Owls Owls are birds from the order Strigiformes, which includes about two hundred species of mostly solitary and nocturnal birds of prey typified by an upright stance, a large, broad head, binocular vision, binaural hearing, sharp talons, and feathers adapted for silent flight. Exceptions include the diurnal northern hawk-owl and the gregarious burrowing owl. Owls hunt mostly small mammals, insects, and other birds although a few species specialize in hunting fish.
Owl Anatomy Owls possess large forward-facing eyes and ear-holes; a hawk-like beak; a flat face; and usually a conspicuous circle of feathers, a facial disc, around each eye. The feathers making up this disc can be adjusted in order to sharply focus sounds from varying distances onto the owls\' asymmetrically placed ear cavities. Most birds of prey have eyes on the sides of their heads, but the stereoscopic nature of the owl\'s forward-facing eyes permits the greater sense of depth perception necessary for low-light hunting. Although owls have binocular vision, their large eyes are fixed in their sockets—as are those of most other birds—so they must turn their entire head to change views.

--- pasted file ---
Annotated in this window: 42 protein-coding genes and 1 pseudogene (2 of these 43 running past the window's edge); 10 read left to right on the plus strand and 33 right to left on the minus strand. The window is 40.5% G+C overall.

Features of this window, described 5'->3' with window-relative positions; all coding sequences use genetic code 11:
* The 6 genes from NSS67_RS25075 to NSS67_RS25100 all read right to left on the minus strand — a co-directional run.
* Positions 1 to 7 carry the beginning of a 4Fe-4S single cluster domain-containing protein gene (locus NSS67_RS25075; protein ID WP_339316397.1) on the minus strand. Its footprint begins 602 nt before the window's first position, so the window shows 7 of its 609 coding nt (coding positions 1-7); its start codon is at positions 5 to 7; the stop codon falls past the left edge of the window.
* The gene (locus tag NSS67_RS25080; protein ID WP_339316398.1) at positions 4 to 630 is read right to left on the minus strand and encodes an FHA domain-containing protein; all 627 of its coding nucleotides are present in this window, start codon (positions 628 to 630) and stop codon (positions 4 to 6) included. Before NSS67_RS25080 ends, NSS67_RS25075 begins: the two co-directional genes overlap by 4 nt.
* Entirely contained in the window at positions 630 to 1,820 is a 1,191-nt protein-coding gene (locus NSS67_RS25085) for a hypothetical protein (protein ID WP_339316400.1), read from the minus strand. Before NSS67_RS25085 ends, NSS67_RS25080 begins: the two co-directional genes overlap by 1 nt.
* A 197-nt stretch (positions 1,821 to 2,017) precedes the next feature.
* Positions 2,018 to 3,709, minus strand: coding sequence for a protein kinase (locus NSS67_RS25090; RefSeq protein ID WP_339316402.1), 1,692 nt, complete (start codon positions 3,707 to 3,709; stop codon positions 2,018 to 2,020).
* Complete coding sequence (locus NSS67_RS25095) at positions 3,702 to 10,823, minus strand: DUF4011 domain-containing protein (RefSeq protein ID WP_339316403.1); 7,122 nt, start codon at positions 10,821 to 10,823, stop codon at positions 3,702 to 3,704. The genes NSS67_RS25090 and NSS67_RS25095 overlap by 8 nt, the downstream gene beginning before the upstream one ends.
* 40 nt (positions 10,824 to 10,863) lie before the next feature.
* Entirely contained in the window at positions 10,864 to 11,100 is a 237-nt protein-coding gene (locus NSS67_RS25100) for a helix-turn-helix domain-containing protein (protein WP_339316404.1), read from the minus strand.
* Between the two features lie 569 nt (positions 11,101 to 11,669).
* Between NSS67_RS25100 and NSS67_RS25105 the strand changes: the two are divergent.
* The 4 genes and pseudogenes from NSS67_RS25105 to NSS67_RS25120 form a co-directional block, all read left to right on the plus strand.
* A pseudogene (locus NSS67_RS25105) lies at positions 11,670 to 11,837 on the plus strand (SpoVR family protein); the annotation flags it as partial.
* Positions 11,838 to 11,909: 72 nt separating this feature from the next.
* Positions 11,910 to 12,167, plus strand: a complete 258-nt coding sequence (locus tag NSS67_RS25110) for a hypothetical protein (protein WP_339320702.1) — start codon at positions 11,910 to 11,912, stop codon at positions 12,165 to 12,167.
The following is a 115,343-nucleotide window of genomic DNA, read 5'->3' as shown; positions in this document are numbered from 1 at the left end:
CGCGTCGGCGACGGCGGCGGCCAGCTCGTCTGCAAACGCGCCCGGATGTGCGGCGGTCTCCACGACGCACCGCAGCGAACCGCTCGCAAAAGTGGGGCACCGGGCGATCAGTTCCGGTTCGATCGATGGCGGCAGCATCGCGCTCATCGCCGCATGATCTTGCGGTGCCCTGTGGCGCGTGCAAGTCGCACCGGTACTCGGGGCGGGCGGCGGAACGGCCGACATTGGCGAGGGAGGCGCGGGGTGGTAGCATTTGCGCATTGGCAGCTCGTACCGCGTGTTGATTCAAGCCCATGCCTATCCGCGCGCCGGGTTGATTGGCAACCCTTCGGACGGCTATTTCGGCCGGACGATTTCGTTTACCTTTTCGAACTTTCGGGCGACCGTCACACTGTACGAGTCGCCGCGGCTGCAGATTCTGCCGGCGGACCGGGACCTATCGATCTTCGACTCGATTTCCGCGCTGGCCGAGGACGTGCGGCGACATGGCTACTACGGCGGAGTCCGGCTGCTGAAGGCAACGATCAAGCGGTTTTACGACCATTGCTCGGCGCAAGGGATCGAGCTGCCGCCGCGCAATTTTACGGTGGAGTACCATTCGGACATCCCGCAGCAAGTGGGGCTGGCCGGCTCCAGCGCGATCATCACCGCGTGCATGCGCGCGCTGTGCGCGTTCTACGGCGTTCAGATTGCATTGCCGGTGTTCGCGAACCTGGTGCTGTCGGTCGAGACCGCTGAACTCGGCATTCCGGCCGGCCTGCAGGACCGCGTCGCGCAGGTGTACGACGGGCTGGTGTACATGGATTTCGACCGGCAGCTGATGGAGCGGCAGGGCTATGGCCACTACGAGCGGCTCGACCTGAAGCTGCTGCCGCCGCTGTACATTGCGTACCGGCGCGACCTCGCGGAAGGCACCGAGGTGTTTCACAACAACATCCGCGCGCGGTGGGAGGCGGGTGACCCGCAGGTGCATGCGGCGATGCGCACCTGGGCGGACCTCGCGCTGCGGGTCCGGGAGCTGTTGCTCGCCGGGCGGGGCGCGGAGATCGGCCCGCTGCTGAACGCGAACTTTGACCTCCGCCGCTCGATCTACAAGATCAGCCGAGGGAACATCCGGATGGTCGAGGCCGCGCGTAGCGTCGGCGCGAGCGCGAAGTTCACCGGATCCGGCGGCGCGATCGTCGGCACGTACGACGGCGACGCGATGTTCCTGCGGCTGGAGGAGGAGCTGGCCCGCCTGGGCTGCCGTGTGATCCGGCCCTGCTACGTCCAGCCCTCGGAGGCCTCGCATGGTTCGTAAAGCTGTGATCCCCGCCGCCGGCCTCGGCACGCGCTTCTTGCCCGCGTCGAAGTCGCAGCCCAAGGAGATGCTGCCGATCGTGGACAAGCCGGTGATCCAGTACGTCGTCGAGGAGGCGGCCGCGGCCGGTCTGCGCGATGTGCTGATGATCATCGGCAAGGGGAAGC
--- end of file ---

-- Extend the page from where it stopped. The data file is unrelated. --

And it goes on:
The song thrush (Turdus philomelos)

The video shows Common Blackbird (Turdus merula). The song thrush (Turdus philomelos) is a thrush that breeds across much of Eurasia. It has brown upperparts and black-spotted cream or buff underparts and has three recognised subspecies. Its distinctive song, which has repeated musical phrases, has frequently been referred to in poetry. The song thrush breeds in forests, gardens and parks, and is partially migratory with many birds wintering in southern Europe, North Africa and the Middle East; it has also been introduced into New Zealand and Australia. Although it is not threatened globally, there have been serious population declines in parts of Europe, possibly due to changes in farming practices.